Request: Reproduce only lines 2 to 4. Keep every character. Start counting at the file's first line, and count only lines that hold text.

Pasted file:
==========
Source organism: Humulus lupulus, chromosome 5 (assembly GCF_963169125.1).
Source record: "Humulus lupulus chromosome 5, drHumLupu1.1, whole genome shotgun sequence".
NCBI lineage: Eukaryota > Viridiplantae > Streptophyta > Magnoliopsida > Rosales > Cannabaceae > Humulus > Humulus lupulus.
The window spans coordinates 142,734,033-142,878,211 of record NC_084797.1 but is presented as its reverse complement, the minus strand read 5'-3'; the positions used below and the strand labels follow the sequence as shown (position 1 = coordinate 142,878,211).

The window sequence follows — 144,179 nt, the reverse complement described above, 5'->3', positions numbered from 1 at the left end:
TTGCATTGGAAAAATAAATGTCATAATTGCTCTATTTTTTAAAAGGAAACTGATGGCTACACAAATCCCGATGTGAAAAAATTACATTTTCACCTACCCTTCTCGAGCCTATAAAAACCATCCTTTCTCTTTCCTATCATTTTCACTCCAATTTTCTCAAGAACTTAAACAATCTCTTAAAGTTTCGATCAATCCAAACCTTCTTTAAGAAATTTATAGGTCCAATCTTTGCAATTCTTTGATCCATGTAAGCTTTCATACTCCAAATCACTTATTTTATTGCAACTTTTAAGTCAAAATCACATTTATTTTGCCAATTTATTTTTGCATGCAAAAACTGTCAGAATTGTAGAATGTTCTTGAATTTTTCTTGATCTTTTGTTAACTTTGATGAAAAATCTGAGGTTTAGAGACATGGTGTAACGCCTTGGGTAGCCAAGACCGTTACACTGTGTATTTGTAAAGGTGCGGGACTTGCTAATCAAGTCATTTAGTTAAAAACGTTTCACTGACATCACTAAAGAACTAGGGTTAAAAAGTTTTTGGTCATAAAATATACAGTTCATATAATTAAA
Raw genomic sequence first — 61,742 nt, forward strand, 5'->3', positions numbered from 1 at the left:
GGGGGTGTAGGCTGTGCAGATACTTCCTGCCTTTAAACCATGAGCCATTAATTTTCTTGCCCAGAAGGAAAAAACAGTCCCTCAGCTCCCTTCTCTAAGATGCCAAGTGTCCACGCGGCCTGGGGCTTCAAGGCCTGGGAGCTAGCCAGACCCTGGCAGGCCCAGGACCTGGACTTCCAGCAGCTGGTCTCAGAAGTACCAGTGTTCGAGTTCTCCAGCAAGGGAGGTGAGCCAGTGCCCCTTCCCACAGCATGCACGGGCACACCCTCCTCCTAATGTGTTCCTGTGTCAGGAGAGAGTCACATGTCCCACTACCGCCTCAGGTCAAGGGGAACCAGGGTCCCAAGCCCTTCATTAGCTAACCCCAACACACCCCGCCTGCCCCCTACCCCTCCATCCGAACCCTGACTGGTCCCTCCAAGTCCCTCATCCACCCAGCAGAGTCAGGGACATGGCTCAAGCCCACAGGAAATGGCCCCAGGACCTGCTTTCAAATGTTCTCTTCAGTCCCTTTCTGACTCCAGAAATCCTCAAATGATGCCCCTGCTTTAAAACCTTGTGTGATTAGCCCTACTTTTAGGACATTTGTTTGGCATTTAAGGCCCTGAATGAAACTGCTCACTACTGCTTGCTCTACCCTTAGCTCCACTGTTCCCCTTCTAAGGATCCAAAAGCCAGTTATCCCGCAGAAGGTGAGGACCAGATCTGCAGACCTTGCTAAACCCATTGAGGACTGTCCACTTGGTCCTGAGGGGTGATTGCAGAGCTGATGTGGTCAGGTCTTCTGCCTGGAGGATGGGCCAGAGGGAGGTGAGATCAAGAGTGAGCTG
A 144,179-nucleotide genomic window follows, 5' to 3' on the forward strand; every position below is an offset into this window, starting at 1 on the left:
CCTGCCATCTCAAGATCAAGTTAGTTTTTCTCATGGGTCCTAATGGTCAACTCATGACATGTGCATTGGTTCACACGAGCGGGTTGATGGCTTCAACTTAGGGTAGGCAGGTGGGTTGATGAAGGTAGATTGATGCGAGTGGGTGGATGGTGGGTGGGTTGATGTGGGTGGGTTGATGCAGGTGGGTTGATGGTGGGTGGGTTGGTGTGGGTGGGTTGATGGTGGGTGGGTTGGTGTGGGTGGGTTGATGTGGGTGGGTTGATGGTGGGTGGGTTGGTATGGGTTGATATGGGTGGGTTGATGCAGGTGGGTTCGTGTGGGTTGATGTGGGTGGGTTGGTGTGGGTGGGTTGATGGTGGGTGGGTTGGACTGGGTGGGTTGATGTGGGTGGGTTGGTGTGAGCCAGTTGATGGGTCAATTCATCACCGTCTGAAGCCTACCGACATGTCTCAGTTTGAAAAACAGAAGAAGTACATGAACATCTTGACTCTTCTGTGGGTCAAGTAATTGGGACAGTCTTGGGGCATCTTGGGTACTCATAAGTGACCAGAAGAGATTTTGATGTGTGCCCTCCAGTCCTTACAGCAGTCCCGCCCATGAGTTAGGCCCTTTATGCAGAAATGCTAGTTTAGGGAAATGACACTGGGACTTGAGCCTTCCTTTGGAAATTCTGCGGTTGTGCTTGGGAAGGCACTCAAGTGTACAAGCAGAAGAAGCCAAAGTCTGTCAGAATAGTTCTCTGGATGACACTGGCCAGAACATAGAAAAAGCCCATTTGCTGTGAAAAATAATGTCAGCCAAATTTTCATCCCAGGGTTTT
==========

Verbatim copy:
Source record: "Humulus lupulus chromosome 5, drHumLupu1.1, whole genome shotgun sequence".
NCBI lineage: Eukaryota > Viridiplantae > Streptophyta > Magnoliopsida > Rosales > Cannabaceae > Humulus > Humulus lupulus.
The window spans coordinates 142,734,033-142,878,211 of record NC_084797.1 but is presented as its reverse complement, the minus strand read 5'-3'; the positions used below and the strand labels follow the sequence as shown (position 1 = coordinate 142,878,211).